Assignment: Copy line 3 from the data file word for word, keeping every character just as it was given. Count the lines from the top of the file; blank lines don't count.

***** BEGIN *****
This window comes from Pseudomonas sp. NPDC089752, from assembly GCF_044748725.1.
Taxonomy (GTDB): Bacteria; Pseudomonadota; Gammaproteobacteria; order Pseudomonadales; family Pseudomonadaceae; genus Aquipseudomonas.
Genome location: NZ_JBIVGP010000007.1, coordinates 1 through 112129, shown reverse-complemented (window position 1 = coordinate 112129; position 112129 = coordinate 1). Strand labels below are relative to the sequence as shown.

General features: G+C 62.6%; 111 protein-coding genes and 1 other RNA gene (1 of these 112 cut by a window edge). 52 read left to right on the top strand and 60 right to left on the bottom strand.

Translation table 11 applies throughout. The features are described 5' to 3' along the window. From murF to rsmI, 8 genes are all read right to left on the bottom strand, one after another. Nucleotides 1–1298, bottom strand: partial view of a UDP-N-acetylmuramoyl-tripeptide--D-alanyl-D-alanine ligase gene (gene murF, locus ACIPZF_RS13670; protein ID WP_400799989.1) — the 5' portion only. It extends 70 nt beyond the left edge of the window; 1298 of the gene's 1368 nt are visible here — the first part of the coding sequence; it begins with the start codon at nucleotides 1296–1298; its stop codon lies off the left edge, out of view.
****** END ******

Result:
Genome location: NZ_JBIVGP010000007.1, coordinates 1 through 112129, shown reverse-complemented (window position 1 = coordinate 112129; position 112129 = coordinate 1). Strand labels below are relative to the sequence as shown.